Thus, according to the Ramban, being holy is about more than abstaining from that which the Torah forbids; that is the starting point for a Jew. Being holy means that, even with respect to that which the Torah permits, one has to exercise moderation, which, in the Torah sense, means using the physical world to help the body to achieve spiritual accomplishments.

We don't eat for eating's sake, and we don't indulge in other pleasures for their own sake either. We use the physical world as means to elevate ourselves, and in doing so, elevate the physical world. This, ultimately, represents the primary role of the Jewish people within creation.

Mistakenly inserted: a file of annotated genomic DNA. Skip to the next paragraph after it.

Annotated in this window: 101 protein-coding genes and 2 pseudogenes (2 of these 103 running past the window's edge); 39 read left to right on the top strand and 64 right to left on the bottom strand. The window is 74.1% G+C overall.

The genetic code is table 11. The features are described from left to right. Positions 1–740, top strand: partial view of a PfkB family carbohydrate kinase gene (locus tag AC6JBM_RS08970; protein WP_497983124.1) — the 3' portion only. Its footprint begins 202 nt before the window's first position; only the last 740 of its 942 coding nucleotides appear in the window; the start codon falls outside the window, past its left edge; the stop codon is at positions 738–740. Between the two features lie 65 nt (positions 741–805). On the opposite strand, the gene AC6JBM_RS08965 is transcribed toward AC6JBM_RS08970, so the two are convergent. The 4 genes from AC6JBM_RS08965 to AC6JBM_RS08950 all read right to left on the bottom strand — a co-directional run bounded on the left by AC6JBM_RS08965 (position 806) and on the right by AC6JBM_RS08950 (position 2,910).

The only problem is, if you look in the "Minyan HaMitzvos" at the beginning of Parashas Kedoshim where it lists all the mitzvos of the upcoming parshah, you will see that the first mitzvah recorded is the one to fear one's parents. According to the Minyan HaMitzvos, and all commentators concur, the first mitzvah of the parshah is not "be holy," though it sure sounds like a mitzvah; it is from the next posuk about fearing one's mother and father.

Does that mean that there is no "mitzvah" to be holy? How can that be? Didn't the Torah previously say:

Moshe went up to G-d, and G-d called to him from out of the mountain, "Tell the house of Ya'akov, and the Children of Israel: 'You have seen what I did to Egypt, and how I bore you on eagles' wings, and brought you to Myself. If you will obey My voice and keep My covenant, then you will be unique to Me above all the nations, for all the earth is Mine. You will be a kingdom of priests to Me, a HOLY nation.' " (Shemos 19:3-6)